Don’t Count Out Direct Mail…Not Yet, At Least
After a quiet launch just over a year ago, Every Door Direct Mail is getting a massive multimedia marketing push. Part of the campaign is a series of television spots, each taking clever aim at the problems still facing businesses today. Finding an audience, driving in traffic, and just getting views are all fodder for these ads. And though they don’t come out and say it, it’s hard not to notice that they’re talking about the web as well.
Do they have a point? Possibly.
With businesses placing greater emphasis on inbound marketing strategies, you have to wonder if the waters are getting a bit murky for consumers surfing the web.
Yes, each new algorithm rewards less optimized sites, giving better search rankings tohubs with quality content. But as more and more people master the latest rules of SEO, someone — no matter the substance or significance — is going to end up adrift on page ten. Not the best place to be to build your business.
So could the Postal Service be the anchor you’re looking for?
Think about it. Fewer and fewer businesses use direct mail to talk to consumers. And with less competition for public attention, the chances of being seen become that much greater. Could this now stack the odds of being found in your favor?
Every Door Direct Mail allows you to choose the neighborhoods to target. You don’t need to supply them with names or addresses of your audience. They’ll do that for you. All for a cost of 14.5 cents per piece. Plus, they’ll even partner you up with a local printer to create your mailer.
No doubt this is sounding like a paid endorsement. Trust me, no money exchanged hands — though I’m not opposed to it. You hear that Postmaster General?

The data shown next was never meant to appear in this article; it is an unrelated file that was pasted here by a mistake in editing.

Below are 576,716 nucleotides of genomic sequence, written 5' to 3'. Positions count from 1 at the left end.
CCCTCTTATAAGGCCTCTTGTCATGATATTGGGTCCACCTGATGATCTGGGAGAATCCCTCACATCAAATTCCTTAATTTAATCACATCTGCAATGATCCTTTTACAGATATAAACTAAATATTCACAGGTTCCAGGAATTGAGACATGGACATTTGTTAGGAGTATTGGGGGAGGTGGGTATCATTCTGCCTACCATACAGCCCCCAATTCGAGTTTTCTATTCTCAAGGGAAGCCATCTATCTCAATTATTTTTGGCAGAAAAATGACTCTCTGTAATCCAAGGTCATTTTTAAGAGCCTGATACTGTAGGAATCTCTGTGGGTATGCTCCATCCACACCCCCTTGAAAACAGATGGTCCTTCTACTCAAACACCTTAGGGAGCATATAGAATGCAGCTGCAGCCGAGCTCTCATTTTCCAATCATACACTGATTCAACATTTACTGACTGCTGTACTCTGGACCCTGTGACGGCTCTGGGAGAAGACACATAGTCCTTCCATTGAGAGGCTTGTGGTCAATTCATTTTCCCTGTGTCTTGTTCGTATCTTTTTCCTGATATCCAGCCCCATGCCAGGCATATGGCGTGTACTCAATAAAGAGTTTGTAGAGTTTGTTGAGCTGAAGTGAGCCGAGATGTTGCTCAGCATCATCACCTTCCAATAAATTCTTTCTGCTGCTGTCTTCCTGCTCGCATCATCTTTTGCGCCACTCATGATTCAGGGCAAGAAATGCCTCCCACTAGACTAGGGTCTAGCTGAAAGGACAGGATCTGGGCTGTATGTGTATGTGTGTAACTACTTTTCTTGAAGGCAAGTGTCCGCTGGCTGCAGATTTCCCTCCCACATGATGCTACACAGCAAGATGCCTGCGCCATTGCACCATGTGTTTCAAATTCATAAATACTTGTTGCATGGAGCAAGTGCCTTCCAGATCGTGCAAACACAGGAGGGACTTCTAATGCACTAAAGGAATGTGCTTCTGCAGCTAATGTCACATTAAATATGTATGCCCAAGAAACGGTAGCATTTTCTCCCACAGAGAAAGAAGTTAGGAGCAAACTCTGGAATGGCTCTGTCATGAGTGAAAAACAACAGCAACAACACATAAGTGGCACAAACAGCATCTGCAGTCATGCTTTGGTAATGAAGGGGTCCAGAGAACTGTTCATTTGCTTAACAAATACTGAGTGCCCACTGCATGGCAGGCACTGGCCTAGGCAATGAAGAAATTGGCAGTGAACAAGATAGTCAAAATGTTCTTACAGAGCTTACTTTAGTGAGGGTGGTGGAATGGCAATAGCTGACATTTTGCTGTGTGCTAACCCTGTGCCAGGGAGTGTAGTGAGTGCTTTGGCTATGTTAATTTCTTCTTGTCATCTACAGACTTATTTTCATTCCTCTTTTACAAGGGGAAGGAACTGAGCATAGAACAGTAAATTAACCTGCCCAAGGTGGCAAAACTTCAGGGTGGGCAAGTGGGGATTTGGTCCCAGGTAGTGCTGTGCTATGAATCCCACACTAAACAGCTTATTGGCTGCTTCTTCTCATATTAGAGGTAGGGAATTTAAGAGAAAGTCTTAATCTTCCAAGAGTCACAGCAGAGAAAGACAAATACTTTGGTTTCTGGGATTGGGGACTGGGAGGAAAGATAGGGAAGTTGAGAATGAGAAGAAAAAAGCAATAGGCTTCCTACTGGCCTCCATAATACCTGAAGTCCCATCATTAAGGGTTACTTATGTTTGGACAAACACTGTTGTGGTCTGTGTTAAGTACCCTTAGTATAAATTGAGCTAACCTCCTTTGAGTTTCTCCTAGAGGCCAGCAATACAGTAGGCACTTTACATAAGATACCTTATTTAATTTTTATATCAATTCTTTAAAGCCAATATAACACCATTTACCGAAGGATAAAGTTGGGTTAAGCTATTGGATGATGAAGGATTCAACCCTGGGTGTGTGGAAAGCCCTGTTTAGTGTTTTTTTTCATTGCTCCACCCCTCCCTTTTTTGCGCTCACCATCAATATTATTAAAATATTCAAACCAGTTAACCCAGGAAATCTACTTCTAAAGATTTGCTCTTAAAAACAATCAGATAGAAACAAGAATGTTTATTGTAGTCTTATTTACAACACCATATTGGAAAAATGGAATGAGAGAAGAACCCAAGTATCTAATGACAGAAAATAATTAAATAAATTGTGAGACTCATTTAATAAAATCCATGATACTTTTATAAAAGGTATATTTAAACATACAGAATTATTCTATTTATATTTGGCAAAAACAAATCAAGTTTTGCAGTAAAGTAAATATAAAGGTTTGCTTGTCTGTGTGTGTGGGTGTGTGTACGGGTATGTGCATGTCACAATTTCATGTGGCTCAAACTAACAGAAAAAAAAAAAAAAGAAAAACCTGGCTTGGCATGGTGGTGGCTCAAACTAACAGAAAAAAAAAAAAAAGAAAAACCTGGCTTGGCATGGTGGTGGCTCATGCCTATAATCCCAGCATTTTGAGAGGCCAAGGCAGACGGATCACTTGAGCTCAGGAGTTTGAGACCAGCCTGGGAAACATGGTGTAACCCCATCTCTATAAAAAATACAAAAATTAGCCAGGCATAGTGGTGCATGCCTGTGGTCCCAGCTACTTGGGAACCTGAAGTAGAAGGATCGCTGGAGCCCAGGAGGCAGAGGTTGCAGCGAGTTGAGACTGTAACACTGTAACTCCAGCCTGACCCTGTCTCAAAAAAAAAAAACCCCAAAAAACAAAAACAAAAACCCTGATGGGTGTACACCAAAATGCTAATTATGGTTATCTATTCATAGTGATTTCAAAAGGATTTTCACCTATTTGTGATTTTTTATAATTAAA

What I’m getting at is how quick we are to just abandon things of the past. Draw a line in the sand and declare that traditional marketing strategies no longer work.
They can and they do.
This isn’t to say social media and all its iterations aren’t useful. People are changing the way they shop and marketing strategies must reflect this for a business to stay relevant in the marketplace. You’d be foolish not to leverage all the tools available to touch consumers.
But an affordable, eye-catching postcard at just the right time could be the right thing to get you noticed — at least by local consumers. And local consumers are key to getting most start-ups past year one.
Rather than focusing on just new marketing practices, make traditional methods in some way part of your media mix. You could be neglecting an opportunity to talk to a community more than willing to become the foundation of your business.
So what do you think? Does direct mail still have a place in marketing strategies?
This post was originally published at Beneath the Brand.